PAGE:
Indeed, let’s throw our new manager, Paul Cook, the man who has attracted all these players to the club before he has even overseen a game here, into the mix.
He’s the man most fans seemed to want as manager. Again, that proven track record was the clincher with most onlookers.
And I must admit, his Chesterfield side were the best – and most attractive – side I saw at Fratton Park in the campaign before last.
So where’s the problem?
I’m not sure there is one. Certainly, I hope not.
But we* fans seem to have short memories. We’ve been disappointed more often than we’ve been delighted, particularly in recent seasons, yet we* insist on seizing on summer signings as the breakthrough we’ve needed to get back to where we belong (wherever that actually is).
The News’s excellent Steve Wilson made some good points in his column earlier this month that when it comes to players from the lower levels of the Football League, most of our judgments on new signings are made on the back of the flimsiest second- or even third-hand evidence.
Of highlights packages or on the view put around on social media (or maybe even still in the pub) which, after a retweet or two (or a second shandy) becomes the definitive.
And let’s face it, even at higher levels, that midfield supremo with Standard Liege or Athletic Bilbao, who was going to “walk” the Premier League, often has a culture shock when he joins Newcastle United or Hull City and never hacks it in the chilly English game.
I know less than most Pompey fans, who take to the ether to impart their knowledge on the rest of us, about other teams in the lower leagues, and I’m happy to accept that this group of signings that Cook has made, courtesy of a generous Pompey board, sound very promising indeed.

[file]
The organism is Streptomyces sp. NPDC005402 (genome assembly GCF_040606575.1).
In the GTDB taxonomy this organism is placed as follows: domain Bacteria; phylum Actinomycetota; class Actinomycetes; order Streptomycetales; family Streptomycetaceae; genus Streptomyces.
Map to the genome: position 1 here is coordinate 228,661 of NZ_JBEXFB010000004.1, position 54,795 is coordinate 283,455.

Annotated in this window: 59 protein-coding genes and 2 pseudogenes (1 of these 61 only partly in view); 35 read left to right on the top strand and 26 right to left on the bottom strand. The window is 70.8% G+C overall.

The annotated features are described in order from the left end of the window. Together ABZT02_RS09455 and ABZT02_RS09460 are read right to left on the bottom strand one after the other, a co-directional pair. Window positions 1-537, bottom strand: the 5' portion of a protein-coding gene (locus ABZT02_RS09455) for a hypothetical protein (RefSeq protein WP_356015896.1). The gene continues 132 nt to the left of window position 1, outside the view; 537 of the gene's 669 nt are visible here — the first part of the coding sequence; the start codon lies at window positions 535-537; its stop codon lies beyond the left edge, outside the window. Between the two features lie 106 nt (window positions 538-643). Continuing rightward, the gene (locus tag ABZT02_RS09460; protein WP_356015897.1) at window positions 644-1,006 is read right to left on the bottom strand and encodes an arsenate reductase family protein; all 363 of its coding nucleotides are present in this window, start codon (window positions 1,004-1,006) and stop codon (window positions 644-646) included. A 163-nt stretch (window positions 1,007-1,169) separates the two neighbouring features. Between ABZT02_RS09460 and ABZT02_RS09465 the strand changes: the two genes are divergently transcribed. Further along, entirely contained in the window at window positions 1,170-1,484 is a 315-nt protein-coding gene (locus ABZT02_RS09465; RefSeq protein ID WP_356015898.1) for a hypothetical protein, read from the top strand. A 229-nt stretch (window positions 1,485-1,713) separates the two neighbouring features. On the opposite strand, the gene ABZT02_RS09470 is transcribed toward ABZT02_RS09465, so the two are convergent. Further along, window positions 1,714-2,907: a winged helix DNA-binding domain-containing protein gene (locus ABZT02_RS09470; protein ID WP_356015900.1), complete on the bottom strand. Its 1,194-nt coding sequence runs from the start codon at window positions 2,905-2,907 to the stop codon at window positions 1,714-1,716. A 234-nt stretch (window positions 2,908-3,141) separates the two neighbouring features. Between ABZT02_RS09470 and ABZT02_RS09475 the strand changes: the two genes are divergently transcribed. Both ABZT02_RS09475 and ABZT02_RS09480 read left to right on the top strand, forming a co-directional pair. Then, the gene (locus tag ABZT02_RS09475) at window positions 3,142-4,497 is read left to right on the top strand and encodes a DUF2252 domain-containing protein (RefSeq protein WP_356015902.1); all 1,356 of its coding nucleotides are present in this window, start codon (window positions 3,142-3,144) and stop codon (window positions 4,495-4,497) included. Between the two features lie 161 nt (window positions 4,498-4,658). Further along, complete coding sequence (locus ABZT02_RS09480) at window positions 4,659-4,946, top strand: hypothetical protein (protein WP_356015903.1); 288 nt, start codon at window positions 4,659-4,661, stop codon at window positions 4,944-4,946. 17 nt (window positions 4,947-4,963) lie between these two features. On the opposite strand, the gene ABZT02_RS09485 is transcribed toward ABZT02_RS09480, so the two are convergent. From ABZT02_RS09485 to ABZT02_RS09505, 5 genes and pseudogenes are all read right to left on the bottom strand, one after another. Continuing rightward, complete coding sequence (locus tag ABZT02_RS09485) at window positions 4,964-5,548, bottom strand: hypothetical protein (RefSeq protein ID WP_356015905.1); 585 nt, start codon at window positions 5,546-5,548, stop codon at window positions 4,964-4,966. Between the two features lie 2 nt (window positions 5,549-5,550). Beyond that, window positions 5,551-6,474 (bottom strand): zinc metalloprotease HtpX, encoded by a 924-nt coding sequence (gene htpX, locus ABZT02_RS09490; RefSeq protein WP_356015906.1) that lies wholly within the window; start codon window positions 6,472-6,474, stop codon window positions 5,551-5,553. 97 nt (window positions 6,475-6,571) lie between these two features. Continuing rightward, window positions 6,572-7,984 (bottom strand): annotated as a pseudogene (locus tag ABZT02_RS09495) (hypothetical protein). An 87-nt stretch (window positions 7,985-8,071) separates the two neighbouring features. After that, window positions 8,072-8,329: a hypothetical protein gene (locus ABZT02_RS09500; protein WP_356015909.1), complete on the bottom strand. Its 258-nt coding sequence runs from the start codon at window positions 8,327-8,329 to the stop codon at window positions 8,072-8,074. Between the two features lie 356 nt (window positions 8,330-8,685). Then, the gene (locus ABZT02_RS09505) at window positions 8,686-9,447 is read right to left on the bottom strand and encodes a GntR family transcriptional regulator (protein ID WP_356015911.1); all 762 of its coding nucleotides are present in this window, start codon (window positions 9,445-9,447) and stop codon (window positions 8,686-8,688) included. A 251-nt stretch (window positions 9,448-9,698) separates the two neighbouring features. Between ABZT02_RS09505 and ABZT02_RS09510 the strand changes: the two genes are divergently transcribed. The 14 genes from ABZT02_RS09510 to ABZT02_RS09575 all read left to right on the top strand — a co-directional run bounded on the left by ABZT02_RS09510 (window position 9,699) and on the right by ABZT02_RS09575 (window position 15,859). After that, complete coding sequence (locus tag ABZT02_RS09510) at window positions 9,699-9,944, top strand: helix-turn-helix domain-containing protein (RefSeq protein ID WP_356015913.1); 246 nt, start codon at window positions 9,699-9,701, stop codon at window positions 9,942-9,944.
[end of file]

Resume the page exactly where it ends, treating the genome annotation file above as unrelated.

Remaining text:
But good on paper – even good for their previous clubs – guarantees nothing. Time, attitude and a hell of a lot of work on the training pitch will go some way to moulding their – and Pompey’s – futures.
And even if many work out, the law of averages suggests some will fall by the wayside. Not since Harry Redknapp’s radical overhaul in 2002/03 have the bulk of Portsmouth Football Club’s signings gelled and flourished.
Personally, I don’t mind either way. If they play anywhere near the style Cook’s Chesterfield did, and if they have the application, endeavour and pride in playing for Pompey that Fratton Park expects, I’ll be satisfied.
It’s all about expectation. And despite possible appearances, I’m not a pessimist. I just hate being disappointed, love to be pleasantly surprised.
I haven’t had enough of that feeling over my near-50 years of watching Pompey, and I’ll be delighted if 2015/16 turns into another 2002/03.
If it doesn’t, life will go on and no doubt Cook will find work elsewhere while Pompey bring in another highly regarded manager who will recruit some top, top players at this level.
I just worry how Portsmouth’s long-suffering supporters who are adamant that this really is the year will react.
*Author’s personal disclaimer, as I never – ever – thought any of those things